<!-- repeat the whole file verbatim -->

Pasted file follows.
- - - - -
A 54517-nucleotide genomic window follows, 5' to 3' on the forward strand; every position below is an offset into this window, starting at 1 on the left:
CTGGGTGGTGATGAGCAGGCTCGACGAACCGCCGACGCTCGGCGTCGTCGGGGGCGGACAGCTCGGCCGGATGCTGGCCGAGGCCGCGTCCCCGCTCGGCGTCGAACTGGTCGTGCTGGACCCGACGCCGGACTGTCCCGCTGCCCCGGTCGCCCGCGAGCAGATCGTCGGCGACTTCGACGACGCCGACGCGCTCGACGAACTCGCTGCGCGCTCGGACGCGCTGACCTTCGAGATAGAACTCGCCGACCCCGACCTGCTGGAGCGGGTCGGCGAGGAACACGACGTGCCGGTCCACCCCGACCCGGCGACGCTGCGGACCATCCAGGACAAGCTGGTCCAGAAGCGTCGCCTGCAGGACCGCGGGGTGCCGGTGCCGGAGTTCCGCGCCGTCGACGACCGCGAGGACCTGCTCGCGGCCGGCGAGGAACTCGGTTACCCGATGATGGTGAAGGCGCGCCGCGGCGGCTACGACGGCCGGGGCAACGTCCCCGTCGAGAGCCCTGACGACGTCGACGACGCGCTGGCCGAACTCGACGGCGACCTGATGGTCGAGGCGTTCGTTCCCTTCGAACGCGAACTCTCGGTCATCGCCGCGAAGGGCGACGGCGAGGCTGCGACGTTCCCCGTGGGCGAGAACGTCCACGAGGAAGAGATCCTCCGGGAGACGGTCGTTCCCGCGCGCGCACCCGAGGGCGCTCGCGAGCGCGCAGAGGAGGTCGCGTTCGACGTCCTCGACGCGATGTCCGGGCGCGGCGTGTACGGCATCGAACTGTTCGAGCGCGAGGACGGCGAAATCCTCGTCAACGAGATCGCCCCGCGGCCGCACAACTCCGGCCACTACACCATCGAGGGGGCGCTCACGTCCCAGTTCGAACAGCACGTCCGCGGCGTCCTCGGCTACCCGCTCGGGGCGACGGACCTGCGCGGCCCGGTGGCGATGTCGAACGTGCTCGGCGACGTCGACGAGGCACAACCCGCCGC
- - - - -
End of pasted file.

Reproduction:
A 54517-nucleotide genomic window follows, 5' to 3' on the forward strand; every position below is an offset into this window, starting at 1 on the left:
CTGGGTGGTGATGAGCAGGCTCGACGAACCGCCGACGCTCGGCGTCGTCGGGGGCGGACAGCTCGGCCGGATGCTGGCCGAGGCCGCGTCCCCGCTCGGCGTCGAACTGGTCGTGCTGGACCCGACGCCGGACTGTCCCGCTGCCCCGGTCGCCCGCGAGCAGATCGTCGGCGACTTCGACGACGCCGACGCGCTCGACGAACTCGCTGCGCGCTCGGACGCGCTGACCTTCGAGATAGAACTCGCCGACCCCGACCTGCTGGAGCGGGTCGGCGAGGAACACGACGTGCCGGTCCACCCCGACCCGGCGACGCTGCGGACCATCCAGGACAAGCTGGTCCAGAAGCGTCGCCTGCAGGACCGCGGGGTGCCGGTGCCGGAGTTCCGCGCCGTCGACGACCGCGAGGACCTGCTCGCGGCCGGCGAGGAACTCGGTTACCCGATGATGGTGAAGGCGCGCCGCGGCGGCTACGACGGCCGGGGCAACGTCCCCGTCGAGAGCCCTGACGACGTCGACGACGCGCTGGCCGAACTCGACGGCGACCTGATGGTCGAGGCGTTCGTTCCCTTCGAACGCGAACTCTCGGTCATCGCCGCGAAGGGCGACGGCGAGGCTGCGACGTTCCCCGTGGGCGAGAACGTCCACGAGGAAGAGATCCTCCGGGAGACGGTCGTTCCCGCGCGCGCACCCGAGGGCGCTCGCGAGCGCGCAGAGGAGGTCGCGTTCGACGTCCTCGACGCGATGTCCGGGCGCGGCGTGTACGGCATCGAACTGTTCGAGCGCGAGGACGGCGAAATCCTCGTCAACGAGATCGCCCCGCGGCCGCACAACTCCGGCCACTACACCATCGAGGGGGCGCTCACGTCCCAGTTCGAACAGCACGTCCGCGGCGTCCTCGGCTACCCGCTCGGGGCGACGGACCTGCGCGGCCCGGTGGCGATGTCGAACGTGCTCGGCGACGTCGACGAGGCACAACCCGCCGC